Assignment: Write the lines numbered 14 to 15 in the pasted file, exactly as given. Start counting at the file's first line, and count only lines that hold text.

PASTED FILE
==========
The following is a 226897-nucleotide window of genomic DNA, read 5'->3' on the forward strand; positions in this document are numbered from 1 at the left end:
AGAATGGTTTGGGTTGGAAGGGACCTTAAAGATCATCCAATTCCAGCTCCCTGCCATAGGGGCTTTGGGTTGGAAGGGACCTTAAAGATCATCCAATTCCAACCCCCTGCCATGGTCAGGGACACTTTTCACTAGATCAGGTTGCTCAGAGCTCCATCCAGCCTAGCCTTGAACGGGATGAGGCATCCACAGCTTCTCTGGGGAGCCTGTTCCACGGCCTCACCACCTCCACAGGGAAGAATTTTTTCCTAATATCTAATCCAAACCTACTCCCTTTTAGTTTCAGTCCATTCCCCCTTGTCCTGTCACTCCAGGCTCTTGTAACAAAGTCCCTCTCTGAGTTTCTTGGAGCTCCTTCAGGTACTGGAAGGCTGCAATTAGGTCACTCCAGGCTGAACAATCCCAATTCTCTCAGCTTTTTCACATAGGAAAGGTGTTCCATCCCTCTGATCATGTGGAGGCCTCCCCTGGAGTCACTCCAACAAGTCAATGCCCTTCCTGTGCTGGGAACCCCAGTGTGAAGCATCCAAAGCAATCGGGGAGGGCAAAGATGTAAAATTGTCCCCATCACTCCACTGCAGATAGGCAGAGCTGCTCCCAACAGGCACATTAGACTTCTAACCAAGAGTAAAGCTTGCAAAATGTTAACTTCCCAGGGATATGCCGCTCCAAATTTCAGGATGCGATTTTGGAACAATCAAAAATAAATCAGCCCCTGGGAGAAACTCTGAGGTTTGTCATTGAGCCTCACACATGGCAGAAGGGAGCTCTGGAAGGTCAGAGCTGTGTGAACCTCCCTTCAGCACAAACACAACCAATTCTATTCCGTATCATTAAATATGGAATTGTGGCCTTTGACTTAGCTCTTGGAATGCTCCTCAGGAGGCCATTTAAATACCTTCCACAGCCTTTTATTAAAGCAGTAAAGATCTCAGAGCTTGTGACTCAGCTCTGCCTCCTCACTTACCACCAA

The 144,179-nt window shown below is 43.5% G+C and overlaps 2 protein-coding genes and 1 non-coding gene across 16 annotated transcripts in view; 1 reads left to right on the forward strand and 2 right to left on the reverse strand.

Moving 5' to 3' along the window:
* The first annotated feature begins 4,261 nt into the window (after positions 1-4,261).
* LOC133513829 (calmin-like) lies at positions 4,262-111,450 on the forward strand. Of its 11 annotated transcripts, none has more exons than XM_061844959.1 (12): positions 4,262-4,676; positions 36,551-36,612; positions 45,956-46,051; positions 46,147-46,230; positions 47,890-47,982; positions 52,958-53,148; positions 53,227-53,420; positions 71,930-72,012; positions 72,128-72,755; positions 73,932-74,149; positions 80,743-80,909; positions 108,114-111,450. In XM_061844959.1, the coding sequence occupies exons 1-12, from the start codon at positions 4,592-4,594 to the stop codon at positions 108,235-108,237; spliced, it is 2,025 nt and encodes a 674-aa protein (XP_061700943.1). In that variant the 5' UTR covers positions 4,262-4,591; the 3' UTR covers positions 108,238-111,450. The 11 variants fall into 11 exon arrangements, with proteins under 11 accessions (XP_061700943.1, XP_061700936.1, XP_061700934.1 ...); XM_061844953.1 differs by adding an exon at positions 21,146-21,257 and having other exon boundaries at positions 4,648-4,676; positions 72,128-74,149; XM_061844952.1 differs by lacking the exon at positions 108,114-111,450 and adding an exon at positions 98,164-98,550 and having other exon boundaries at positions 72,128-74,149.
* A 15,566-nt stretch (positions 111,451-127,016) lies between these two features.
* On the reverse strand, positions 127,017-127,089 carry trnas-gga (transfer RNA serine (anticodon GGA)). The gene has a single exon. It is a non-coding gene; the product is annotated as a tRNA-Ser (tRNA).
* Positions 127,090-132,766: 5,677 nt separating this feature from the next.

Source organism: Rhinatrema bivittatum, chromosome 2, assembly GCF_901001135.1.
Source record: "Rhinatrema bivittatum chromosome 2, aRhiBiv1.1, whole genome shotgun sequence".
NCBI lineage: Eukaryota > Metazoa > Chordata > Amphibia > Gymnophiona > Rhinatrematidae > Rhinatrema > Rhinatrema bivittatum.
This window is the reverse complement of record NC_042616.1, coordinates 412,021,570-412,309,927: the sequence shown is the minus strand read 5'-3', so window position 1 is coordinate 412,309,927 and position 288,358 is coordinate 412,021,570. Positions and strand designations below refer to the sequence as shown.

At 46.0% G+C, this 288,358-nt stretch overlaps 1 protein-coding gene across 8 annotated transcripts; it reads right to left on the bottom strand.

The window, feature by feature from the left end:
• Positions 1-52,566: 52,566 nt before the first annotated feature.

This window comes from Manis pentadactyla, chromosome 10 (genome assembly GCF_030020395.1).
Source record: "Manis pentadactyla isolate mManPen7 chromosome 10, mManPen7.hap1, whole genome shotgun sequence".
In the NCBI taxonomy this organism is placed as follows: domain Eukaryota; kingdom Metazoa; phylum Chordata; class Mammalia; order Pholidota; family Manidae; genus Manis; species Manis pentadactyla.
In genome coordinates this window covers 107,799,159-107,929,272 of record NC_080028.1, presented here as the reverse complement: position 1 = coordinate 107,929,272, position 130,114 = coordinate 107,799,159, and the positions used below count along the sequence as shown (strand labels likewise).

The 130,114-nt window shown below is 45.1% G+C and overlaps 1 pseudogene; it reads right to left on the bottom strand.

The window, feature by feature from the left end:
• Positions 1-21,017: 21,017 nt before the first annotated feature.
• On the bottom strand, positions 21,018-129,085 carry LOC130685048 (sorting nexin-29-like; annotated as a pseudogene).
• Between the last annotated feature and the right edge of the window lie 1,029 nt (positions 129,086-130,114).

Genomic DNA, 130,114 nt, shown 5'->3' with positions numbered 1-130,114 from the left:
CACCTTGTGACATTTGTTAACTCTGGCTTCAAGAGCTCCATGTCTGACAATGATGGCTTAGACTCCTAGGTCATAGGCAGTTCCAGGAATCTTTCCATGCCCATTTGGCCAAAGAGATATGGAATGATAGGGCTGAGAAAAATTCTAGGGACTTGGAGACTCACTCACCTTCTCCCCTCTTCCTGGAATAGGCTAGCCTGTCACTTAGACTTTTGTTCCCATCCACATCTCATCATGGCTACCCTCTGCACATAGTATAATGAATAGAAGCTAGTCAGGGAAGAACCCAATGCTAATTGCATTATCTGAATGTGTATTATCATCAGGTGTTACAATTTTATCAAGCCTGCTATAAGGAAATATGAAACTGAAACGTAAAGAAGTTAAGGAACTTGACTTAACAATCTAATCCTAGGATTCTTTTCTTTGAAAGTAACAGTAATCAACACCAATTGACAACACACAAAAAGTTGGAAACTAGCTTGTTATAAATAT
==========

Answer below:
At 46.0% G+C, this 288,358-nt stretch overlaps 1 protein-coding gene across 8 annotated transcripts; it reads right to left on the bottom strand.

The window, feature by feature from the left end: